Lecture 4 – State Machine Design

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# Lecture 4 – State Machine Design - PowerPoint PPT Presentation

Lecture 4 – State Machine Design. State Machine Design. State Machine types and some basics State Machine Design Process State Machine Design Examples State Machine Design in the HDL world. Types of state machines. Mealy Machine

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## Lecture 4 – State Machine Design

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### Lecture 4 – State Machine Design

ECE 561 - Lecture 4

State Machine Design
• State Machine types and some basics
• State Machine Design Process
• State Machine Design Examples

ECE 561 - Lecture 4

Types of state machines
• Mealy Machine
• Characterized by – Outputs are a function of both inputs and current state

ECE 561 - Lecture 4

State Machine Types
• Moore machine
• Characterized by – Outputs are a function current state only

ECE 561 - Lecture 4

Mealy and Moore Implementaions
• Both Mealy and Moore machine implementation can be implemented with any sequential element.
• Why choose one elements over another?
• Efficiency – The next state logic may differ significantly when using different F/F types.
• Efficiency of implementation is also drastically affected by choice of state assignment

ECE 561 - Lecture 4

Characteristic Equations
• The Characteristic Equation formally specifies the flip-flop’s next state as a function of its current state and inputs
• Q* means the next state value for the Q output of the F/F

ECE 561 - Lecture 4

S-R Latch

D Latch

D F/F

D F/F with Enable

J-K F/F

T F/F

Q* = S + R’ Q

Q* = D

Q* = D

Q* = EN D + EN’ Q

Q* = J Q’ + K’ Q

Q* = Q’

Characteristic Equations

ECE 561 - Lecture 4

Designing a Synchronous System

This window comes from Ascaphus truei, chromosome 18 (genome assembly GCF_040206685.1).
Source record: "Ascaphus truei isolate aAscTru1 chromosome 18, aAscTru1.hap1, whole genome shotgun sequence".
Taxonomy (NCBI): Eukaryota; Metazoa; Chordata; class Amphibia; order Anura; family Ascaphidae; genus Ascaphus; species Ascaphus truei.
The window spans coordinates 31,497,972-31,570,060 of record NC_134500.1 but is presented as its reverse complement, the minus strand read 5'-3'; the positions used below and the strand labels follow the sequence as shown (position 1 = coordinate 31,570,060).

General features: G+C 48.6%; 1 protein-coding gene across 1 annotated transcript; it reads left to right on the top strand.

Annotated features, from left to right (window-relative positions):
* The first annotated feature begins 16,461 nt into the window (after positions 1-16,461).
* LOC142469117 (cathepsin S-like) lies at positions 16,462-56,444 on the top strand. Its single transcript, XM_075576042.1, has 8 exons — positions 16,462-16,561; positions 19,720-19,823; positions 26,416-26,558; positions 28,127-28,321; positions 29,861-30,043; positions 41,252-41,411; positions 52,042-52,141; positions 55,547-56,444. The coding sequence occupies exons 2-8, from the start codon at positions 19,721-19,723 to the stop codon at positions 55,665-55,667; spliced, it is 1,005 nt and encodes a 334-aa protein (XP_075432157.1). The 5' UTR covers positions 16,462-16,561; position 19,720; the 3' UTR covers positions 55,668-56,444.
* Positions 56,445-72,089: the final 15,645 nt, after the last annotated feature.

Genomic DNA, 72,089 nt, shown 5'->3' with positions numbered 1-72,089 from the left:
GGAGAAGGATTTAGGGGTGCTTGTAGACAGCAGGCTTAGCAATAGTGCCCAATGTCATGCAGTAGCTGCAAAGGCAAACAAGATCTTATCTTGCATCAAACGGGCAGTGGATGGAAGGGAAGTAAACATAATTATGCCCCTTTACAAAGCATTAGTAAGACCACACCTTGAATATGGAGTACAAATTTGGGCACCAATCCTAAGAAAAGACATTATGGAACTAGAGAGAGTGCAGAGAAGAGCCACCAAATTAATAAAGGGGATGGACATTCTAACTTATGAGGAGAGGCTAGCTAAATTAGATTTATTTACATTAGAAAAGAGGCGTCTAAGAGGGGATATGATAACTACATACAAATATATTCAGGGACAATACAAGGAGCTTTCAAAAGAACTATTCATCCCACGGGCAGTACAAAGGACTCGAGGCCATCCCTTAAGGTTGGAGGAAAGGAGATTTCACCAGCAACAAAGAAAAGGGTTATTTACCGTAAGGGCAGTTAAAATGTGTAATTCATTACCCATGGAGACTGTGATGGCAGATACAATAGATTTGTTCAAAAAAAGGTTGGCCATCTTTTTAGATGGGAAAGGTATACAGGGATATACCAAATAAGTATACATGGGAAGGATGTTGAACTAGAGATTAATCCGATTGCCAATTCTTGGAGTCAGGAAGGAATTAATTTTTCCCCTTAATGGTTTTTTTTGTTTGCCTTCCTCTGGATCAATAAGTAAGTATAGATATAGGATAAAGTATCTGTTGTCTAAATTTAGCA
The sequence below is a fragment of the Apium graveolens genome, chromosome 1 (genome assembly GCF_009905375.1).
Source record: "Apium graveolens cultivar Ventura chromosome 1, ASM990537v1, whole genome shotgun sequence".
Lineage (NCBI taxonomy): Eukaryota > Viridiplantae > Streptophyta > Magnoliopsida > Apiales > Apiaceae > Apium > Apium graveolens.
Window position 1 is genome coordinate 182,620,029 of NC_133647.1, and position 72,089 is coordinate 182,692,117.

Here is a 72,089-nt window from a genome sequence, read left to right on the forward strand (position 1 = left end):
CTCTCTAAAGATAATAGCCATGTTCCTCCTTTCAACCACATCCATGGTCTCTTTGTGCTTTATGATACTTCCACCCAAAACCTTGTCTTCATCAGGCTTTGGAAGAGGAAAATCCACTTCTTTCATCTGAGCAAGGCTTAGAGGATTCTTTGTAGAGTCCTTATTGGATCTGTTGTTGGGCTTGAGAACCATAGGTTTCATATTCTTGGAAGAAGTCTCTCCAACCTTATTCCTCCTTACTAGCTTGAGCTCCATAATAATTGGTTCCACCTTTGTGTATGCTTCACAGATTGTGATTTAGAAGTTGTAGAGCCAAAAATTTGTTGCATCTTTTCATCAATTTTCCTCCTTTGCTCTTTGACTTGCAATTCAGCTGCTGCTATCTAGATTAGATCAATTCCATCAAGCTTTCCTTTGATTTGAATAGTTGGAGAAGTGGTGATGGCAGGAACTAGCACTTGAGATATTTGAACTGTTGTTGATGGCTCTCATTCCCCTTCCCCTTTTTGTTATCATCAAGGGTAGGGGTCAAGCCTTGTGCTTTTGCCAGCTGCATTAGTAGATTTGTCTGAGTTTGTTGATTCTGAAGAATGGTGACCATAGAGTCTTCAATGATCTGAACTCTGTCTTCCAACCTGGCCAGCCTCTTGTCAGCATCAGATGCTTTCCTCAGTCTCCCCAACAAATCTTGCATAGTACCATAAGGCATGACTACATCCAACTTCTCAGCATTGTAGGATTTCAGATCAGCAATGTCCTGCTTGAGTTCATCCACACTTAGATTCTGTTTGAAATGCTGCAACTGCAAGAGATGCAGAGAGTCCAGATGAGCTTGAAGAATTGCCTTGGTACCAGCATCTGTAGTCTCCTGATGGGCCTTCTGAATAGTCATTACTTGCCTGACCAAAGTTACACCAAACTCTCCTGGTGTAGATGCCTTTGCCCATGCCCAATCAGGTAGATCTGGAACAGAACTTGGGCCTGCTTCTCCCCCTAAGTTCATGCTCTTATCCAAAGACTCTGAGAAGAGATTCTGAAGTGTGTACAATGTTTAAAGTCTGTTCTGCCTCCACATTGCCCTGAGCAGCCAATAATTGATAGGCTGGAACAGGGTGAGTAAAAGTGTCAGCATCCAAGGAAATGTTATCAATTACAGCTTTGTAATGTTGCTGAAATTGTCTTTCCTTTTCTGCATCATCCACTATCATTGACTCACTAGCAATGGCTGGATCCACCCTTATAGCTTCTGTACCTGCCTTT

• Steps for designing a clocked synchronous state machine starting from a word description or specification
• First understand the description or specification and resolve any questions
• Step 1: Construct a state/output table corresponding to the description/spec. (Or create a state diagram)

ECE 561 - Lecture 4

Example
• Description
• Design a clocked synchronous state machine with two inputs A and B, and a single output Z that is 1 if:
• A had the same value at each of the two previous clocks
• Or
• B has been 1 since the last time that the first condition was true
• Otherwise the output is 0

ECE 561 - Lecture 4

Evolution of a state table
• Figures 7-46 and 7-47 of text
• Set up table having columns for the relevant info. As we have 2 inputs need the 4 choices for inputs.

ECE 561 - Lecture 4

First input
• What happens when first input arrives
• A0 – have one 0 on A
• A1 – have one 1 on A

ECE 561 - Lecture 4

Second Input
• Now what happens when in state A0? May have a value of 0 or 1 on the next A input. New state OK
• OK says have 2 of the same on A

ECE 561 - Lecture 4

Second input (cont)
• Now if you are in state A1 what happens at next input?

ECE 561 - Lecture 4

The next input
• Now resolve state OK
• May have to split state OK

ECE 561 - Lecture 4

Next input (1)
• Refine state OK to indicate if A is 0s or 1s

ECE 561 - Lecture 4

Refined state OK
• Two 0s on the A input

ECE 561 - Lecture 4

Refined state OK (2)
• Fill in state OK1

ECE 561 - Lecture 4

Next step
• Step 2 - Minimize the number of states – called state minimization
• This step was a major part of state machine design.
• With current HDL synthesis tools no so much so today
• Step 3 – Choose a set of state variables and assign state-variable combinations to named states.

ECE 561 - Lecture 4

The final steps
• Step 5 – choose a F/F type – today almost always a D type F/F
• Step 6 – Construct an excitation table
• Step 7 – Derive excitation equations from the table.
• Step 8 – Derive output equations from the table
• Step 9 – Draw a logic diagram

ECE 561 - Lecture 4

Example of finishing design
• State and output table to be implemented

ECE 561 - Lecture 4

Implement with D F/F
• Assign coding to state
• Why are 3 F/F used?

ECE 561 - Lecture 4

Develop excitation equations

ECE 561 - Lecture 4

A note on maps
• These are 5 variable maps
• Each is a function of 5 variables – input A, input B, and the 3 F/F outputs Q1,Q2,Q3
• End up with
• D1 = Q1 + Q2’ Q3
• D2 = Q1 Q3’ A + Q1 Q3 A + Q1 Q2 B
• D3 = Q1 A + Q2’ Q3’ A
• Z = Q1 Q2 Q3’ + Q1 Q2 Q3 = Q1 Q2

ECE 561 - Lecture 4

Assignment
• Prob 7.46 from text – Due Wednesday Oct 8

ECE 561 - Lecture 4